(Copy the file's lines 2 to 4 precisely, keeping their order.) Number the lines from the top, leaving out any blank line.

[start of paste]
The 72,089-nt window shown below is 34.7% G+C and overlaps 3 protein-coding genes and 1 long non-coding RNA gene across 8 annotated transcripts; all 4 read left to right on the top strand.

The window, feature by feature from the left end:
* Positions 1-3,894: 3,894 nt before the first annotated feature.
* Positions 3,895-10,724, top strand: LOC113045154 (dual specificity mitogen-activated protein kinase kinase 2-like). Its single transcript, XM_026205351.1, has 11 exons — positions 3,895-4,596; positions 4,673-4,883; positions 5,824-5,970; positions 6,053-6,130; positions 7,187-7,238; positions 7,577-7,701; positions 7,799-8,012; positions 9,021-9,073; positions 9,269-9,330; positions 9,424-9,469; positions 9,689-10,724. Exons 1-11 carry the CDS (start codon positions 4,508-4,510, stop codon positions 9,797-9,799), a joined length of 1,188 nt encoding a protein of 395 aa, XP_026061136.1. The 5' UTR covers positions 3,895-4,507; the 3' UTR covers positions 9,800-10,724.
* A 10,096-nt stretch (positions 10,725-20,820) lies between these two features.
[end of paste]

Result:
The window, feature by feature from the left end:
* Positions 1-3,894: 3,894 nt before the first annotated feature.
* Positions 3,895-10,724, top strand: LOC113045154 (dual specificity mitogen-activated protein kinase kinase 2-like). Its single transcript, XM_026205351.1, has 11 exons — positions 3,895-4,596; positions 4,673-4,883; positions 5,824-5,970; positions 6,053-6,130; positions 7,187-7,238; positions 7,577-7,701; positions 7,799-8,012; positions 9,021-9,073; positions 9,269-9,330; positions 9,424-9,469; positions 9,689-10,724. Exons 1-11 carry the CDS (start codon positions 4,508-4,510, stop codon positions 9,797-9,799), a joined length of 1,188 nt encoding a protein of 395 aa, XP_026061136.1. The 5' UTR covers positions 3,895-4,507; the 3' UTR covers positions 9,800-10,724.